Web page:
If you’re looking for a new brokerage, or you’re starting to DIY invest, you may have heard of a number of online brokerages available. I thought I would share a comparison of Questrade and Scotia iTrade. We use Scotia iTrade as a joint investment account and I have Questrade for my brokerage since we have both joint and separate finances. Here is a head-to-head comparison of Scotia iTrade vs Questrade, so you can decide which one is better if you’re in the ‘market’ for a new brokerage (pun intended).
This post may contain affiliate links, please see genymoney.ca’s disclaimer for more information.
I have been using Questrade for over 13 years (yeah, that’s a long time, and they have been out on the online brokerage market for over 20 years, since 1999). Questrade is Canada’s fastest growing online broker and has the lowest commissions in Canada. They provide self-directed investing as a brokerage and are independent from the big banks.
Questrade is known as the leading discount online brokerage in Canada. They are known for their cheap commissions and free Exchange Traded Funds (ETF) purchases. With Questrade, you can trade stocks for typically $4.95 per trade (if higher volume trades it caps off at a max of $9.95 per trade), trade options from $4.95 + 75¢/contract, and purchase ETFs commission-free.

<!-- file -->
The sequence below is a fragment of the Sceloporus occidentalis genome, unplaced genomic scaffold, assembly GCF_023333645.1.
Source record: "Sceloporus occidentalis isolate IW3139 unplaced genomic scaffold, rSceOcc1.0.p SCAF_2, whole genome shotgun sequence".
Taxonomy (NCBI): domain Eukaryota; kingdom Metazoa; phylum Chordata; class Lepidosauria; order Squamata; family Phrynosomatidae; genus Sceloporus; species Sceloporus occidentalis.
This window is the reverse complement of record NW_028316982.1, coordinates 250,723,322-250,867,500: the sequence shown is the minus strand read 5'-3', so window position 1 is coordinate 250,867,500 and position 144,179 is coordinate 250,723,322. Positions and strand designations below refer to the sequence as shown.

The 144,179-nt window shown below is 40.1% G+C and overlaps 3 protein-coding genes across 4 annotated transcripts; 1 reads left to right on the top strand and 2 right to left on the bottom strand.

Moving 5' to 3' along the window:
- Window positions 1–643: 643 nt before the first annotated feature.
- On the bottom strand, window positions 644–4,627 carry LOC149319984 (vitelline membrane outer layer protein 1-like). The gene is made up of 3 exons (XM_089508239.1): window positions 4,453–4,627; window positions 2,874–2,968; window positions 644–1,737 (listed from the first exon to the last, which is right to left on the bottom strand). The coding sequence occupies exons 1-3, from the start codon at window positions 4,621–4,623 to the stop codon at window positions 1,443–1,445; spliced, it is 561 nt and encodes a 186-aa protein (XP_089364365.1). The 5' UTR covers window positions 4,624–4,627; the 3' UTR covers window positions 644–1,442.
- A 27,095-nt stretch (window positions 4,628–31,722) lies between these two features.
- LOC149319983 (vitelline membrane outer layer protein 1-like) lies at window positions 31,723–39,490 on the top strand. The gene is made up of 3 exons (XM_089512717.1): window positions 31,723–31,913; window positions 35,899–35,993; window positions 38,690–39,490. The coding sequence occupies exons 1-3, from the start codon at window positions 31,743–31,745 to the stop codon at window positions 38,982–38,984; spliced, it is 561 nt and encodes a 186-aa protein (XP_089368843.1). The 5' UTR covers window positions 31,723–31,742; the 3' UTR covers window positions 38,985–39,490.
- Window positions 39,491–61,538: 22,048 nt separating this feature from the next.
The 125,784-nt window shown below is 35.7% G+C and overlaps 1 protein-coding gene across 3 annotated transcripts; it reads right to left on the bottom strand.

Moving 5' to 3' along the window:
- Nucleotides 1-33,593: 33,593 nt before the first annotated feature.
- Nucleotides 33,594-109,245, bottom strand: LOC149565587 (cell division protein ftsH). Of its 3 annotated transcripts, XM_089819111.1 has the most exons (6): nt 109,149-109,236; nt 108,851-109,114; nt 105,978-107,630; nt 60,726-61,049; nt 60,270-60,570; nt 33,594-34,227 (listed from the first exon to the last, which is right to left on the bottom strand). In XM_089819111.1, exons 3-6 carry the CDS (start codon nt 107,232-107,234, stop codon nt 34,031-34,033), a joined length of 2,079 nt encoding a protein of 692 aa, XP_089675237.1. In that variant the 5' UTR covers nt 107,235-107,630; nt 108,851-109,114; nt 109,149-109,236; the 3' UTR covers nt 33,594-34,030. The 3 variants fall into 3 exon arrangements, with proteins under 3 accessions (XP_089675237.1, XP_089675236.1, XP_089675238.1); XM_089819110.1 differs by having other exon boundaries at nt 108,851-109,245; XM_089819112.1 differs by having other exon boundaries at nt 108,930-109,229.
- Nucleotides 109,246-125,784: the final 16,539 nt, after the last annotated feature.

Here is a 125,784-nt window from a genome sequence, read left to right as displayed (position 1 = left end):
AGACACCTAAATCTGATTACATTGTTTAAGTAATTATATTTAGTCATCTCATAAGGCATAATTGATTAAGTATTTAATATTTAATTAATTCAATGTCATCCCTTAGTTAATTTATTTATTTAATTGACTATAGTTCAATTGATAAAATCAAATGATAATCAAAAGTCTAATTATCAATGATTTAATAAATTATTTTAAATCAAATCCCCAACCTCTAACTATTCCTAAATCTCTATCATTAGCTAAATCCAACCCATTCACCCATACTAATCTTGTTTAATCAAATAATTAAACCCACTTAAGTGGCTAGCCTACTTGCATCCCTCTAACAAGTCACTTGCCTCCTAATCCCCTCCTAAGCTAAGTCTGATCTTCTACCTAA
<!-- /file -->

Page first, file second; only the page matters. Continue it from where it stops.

Not only does Questrade act as a self directed online broker, they also have other services such as managed investing with Questwealth robo advisor services (where you basically just deposit money, and the money is invested and allocated for you according to your risk profile, AND re-balanced for you).
Scotia iTrade Review
Scotia iTrade is Bank of Nova Scotia’s self-directed online brokerage platform. It is a division of Scotia Capital Inc. and is considered Scotiabank’s online discount brokerage.
Scotia iTrade is one of the only big bank brokerages that lets you buy ETFs for free (unless you count National Bank Direct Brokerage as a big bank, since they are now commission free for all stock and ETF purchases).
TD Easy Trade also recently came on the market and offers commission free TD ETFs as well but you can only access TD Easy Trade via the app. They also offer 50 free stock trades per year.
Here’s a review of Scotia iTrade.
Questrade vs Scotia iTrade Accounts
Here are some of the accounts that are available Questrade and Scotia iTrade:
|Non-Registered||Yes||Cash, Margin, or Cash Optimizer|
|US Dollar Registered Accounts||Yes||Yes|
|Trust/ Estate Account||Yes||Yes|